Clinton Group Makes Cheap AIDS Drug Deal

Children sleep on World AIDS Day at the Fountain of Love orphanage in Katlehong Township, South Africa, Friday, Dec. 1, 2006.
AP Photo/Mujahid Safodien
Former President Bill Clinton announced agreements with drug companies Tuesday to lower the price of so-called "second-line" AIDS drugs for people in the developing world and to make a once-a-day AIDS pill available for less than $1 a day.

The anti-retroviral drugs are needed by patients who develop resistance to first-line treatment and currently cost 10 times as much as first-line therapy, Clinton said. Nearly half a million patients will require these drugs by 2010.

Clinton's foundation negotiated agreements with generic drug makers Cipla Ltd. and Matrix Laboratories Ltd. that he said would mean an average savings of 25 percent in low-income countries and 50 percent in middle-income countries. He said the companies collaborated with the foundation to lower production costs, in part by securing lower prices for raw materials.

The reduced-price, once-daily pill combines the drugs tenofovir, lamivudine and efavirenz.

(AP Photo/Lisa Poole)
Clinton, seen at left during a conference earlier this month, said the new price of $339 per patient per year would be 45 percent lower than the current rate available to low-income countries and 67 percent less than the price available to many middle-income countries.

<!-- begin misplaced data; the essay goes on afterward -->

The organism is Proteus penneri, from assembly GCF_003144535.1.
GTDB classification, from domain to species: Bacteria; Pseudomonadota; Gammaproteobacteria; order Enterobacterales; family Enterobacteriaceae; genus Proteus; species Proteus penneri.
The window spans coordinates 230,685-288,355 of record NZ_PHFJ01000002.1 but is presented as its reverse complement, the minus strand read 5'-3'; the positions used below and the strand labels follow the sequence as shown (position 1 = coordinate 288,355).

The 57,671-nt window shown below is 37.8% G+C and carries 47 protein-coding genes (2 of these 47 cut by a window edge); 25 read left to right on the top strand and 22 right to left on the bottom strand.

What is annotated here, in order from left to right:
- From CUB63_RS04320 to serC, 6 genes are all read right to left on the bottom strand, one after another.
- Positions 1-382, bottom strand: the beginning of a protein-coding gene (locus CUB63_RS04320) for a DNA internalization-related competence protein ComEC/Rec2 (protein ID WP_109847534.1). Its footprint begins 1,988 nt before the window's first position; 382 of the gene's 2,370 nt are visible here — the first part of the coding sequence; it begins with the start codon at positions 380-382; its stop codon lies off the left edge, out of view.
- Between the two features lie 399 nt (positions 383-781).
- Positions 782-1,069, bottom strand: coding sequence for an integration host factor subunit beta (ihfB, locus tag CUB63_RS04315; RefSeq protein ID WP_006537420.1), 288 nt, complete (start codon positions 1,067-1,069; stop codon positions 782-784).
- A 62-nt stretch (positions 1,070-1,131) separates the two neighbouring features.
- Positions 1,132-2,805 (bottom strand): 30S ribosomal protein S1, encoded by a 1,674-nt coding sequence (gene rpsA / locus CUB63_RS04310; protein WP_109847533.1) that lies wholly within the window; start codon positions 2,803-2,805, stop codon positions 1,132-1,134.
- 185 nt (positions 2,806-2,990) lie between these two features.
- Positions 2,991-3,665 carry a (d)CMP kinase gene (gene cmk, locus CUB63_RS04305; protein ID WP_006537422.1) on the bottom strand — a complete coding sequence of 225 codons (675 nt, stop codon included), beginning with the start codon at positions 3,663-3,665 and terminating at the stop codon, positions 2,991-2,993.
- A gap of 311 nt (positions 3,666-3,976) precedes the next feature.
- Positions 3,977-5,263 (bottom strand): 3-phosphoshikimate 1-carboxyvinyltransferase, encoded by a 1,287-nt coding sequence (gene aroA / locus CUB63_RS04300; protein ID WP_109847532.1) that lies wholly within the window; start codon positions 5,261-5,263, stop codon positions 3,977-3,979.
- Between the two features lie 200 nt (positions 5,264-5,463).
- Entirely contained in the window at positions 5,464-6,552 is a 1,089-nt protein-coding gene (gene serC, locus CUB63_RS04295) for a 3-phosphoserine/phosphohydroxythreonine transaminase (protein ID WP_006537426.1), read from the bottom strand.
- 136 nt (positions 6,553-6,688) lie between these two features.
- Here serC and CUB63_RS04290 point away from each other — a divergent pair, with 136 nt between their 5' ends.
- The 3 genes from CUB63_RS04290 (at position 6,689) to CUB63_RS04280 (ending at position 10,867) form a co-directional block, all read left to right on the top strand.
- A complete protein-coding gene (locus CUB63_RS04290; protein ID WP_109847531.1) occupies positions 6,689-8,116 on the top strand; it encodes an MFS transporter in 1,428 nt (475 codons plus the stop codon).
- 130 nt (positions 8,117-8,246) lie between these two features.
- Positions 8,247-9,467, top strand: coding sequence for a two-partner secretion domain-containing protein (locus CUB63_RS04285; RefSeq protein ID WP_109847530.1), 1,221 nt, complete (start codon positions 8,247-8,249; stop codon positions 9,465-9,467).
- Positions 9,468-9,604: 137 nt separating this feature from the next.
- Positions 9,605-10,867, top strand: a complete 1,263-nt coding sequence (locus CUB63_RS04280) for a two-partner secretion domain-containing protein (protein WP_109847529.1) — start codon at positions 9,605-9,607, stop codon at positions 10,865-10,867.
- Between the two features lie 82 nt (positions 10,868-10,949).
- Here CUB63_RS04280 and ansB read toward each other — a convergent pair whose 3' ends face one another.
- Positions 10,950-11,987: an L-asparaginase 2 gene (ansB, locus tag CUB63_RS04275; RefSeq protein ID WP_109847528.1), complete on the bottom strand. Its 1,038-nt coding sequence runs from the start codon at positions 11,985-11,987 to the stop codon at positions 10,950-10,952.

"This is very important to me personally," Clinton said. "No company will live or die because of high price premiums for AIDS drugs in middle-income countries, but patients may. I believe in intellectual property and ensuring that manufacturers earn the profit margins they need to keep the discovery and supply of AIDS drugs sustainable. But that shouldn't prevent us from getting essential life-saving medicines to those who need them in low and middle-income countries alike."

The Clinton Foundation's activities are being financed by UNITAID, an organization formed by France and 19 other nations that have earmarked a small portion of their airline tax revenues for HIV/AIDS programs in developing countries.

UNITAID will provide the foundation with more than $100 million to buy second-line medicines for 27 countries through 2008.

"Every person living with HIV deserves access to the most effective medicines, and UNITAID aims to ensure that these are affordable for all developing countries," French Foreign Minister Philippe Douste-Blazy, chairman of UNITAID's board, said in a statement.

Since starting its HIV/AIDS Initiative in 2002, the Clinton Foundation has worked with 25 countries in Africa, the Caribbean and Asia to set up AIDS treatment and prevention programs.

The foundation also provides access to lower-priced AIDS drugs in 65 countries. Some 750,000 people are now receiving AIDS drugs purchased through the Clinton Foundation.

  • Tucker Reals

    Tucker Reals is the CBSNews.com foreign editor, based at the CBS News London bureau.